My suggestion would be to think about what your hook really is. What sets this story apart from the thousands of other awful-year-at-school stories, and what is the first scene in your story that shows that difference? ie: In which scene of your story does the story leave the typical awful-year-at-school plot line and move into the this-story-is-different plotline? That is where I'd start this story. Everything before that moment will then be backstory, which you'll filter in every so subtly (avoiding the infamous backstory-dump, of course).

    Nit-picky grammar things, if you kept these paragraphs:

    The first paragraph needs to be broken into two, with the second starting at "Now, I don't usually believe..."

    The first sentence of your next paragraph is partially past tense, partially present. It seems you're writing in past (which most prefer), so "here I was" needs to be changed to "there I was."

    Hope this helps!

  2. I liked this and would probably keep going. The voice was good for me, and especially para 3 had me chuckling a little.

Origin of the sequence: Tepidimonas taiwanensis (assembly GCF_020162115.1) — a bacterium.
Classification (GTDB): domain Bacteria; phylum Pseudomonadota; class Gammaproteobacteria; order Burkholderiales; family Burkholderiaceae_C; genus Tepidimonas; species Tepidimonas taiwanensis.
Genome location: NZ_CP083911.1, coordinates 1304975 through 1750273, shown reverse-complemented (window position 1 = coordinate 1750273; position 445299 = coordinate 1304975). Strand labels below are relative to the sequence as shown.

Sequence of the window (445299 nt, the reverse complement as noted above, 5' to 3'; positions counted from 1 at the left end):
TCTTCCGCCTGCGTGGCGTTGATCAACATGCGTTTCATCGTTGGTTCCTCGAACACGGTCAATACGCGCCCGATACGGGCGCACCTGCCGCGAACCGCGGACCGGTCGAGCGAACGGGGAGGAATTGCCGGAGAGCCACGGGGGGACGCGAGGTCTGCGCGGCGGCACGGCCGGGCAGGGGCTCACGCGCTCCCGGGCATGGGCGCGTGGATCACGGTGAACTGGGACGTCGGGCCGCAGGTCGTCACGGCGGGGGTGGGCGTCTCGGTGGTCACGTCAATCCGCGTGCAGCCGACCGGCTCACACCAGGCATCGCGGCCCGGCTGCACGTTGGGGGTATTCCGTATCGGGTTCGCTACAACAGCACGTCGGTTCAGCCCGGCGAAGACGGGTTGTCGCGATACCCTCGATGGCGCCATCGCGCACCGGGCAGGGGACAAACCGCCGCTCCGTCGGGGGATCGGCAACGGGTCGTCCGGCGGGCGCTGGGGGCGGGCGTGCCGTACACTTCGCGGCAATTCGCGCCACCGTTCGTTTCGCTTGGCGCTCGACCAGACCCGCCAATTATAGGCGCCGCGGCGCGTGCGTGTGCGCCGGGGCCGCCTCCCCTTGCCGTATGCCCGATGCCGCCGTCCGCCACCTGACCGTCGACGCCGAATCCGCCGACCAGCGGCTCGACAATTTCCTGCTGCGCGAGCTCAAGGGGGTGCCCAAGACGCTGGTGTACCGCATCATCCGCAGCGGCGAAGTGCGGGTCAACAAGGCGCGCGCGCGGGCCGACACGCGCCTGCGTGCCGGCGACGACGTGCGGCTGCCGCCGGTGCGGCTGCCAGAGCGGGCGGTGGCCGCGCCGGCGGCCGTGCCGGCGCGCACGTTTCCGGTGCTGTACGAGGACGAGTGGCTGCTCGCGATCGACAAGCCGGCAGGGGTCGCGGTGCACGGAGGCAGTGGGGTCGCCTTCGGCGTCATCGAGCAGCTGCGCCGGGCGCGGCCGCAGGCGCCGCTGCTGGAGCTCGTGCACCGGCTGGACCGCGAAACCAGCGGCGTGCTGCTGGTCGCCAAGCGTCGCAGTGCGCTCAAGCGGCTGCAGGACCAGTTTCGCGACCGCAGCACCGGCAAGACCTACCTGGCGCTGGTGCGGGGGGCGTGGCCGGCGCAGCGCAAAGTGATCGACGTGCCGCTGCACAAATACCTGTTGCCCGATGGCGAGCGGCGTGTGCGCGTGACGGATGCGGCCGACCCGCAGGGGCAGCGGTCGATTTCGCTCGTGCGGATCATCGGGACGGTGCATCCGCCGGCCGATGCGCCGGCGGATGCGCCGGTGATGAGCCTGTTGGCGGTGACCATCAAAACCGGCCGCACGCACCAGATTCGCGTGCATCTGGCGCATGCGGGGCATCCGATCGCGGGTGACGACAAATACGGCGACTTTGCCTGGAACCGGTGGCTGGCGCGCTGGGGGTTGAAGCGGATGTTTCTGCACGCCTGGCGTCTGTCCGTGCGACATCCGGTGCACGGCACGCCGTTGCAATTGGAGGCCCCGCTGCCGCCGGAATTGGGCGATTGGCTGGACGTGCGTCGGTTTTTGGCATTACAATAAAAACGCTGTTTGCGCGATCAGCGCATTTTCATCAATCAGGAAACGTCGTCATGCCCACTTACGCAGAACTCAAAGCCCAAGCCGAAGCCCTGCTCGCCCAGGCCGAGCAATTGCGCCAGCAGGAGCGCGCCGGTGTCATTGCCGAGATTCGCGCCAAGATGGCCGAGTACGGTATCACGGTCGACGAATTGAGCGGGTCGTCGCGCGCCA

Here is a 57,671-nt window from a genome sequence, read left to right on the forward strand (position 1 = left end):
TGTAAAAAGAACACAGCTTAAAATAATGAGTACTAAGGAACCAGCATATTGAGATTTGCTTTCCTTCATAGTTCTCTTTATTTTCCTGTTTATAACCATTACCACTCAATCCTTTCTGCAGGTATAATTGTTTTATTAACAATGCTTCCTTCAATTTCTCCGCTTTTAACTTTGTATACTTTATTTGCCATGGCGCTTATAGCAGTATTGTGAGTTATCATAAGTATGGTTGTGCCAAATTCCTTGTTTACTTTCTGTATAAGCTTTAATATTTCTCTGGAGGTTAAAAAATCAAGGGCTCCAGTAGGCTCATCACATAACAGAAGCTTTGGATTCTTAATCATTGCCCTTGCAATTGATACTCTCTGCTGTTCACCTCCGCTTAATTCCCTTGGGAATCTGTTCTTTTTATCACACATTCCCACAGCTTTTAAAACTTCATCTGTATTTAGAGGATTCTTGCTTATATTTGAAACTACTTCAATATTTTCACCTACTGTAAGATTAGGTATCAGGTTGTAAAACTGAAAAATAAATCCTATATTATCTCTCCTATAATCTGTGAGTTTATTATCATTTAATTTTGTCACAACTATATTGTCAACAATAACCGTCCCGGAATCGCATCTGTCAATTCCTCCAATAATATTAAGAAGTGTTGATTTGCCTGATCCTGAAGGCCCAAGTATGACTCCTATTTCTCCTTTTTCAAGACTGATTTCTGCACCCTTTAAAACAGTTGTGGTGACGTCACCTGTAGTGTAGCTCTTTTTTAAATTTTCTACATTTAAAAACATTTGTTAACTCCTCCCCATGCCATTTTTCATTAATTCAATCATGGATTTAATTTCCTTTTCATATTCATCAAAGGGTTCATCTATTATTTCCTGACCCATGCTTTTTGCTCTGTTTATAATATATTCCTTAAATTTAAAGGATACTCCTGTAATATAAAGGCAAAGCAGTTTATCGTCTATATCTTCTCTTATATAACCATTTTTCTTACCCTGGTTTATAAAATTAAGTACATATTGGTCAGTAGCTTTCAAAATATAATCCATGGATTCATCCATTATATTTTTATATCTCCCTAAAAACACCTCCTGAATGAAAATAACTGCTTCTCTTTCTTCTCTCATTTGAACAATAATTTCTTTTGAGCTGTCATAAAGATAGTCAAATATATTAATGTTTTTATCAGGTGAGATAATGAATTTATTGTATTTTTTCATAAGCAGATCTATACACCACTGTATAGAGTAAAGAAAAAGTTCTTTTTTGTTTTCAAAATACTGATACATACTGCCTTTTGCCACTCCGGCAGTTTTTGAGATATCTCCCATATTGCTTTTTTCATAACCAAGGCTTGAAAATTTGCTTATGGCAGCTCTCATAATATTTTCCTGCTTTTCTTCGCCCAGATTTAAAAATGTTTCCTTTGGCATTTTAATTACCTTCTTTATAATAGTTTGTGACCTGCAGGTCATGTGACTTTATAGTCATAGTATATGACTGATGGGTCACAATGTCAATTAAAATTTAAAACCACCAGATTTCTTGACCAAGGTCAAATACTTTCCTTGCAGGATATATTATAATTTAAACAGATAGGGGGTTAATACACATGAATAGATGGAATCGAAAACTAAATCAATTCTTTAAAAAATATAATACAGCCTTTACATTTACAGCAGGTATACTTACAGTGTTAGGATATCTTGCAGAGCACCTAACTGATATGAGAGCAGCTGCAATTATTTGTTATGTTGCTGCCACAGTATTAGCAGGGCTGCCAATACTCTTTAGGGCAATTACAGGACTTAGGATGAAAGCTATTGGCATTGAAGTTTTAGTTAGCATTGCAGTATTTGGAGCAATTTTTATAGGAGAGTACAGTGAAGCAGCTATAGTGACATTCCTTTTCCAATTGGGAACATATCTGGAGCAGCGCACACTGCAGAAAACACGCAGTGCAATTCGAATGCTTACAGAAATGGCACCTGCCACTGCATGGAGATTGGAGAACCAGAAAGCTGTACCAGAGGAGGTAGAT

I'm wondering if maybe starting with para 3 would work. That is where the voice really jumped out at me. The other paragraphs were good, but could maybe be woven into the rest of the story?

  3. I agree with Windy on maybe starting with paragraph 3. Starting off with "It wasn't supposed to be this way" is jumping right in, isn't it?

    Liked this a lot and would continue to read.

  4. Love the title, but the intro is too much talk, too little action.

  5. You had me at 'extra large body'. I'm intrigued. There needs to be more fiction like this, high school from the perspective of a girl self-conscious about her weight. It's such a common teenaged issue.

  6. I'm hooked. I would ditch the first paragraph, maybe the second (though I, too, like the "extra-large body" and "flusher thingy" bit). Like the voice, would definitely read more.

  7. I like the tone of this story, and I'd continue reading because it is a personal favourite genre of mine. However, some lines were confusingly worded and I did struggle with the imagery of your MC at first. But easy things to fix!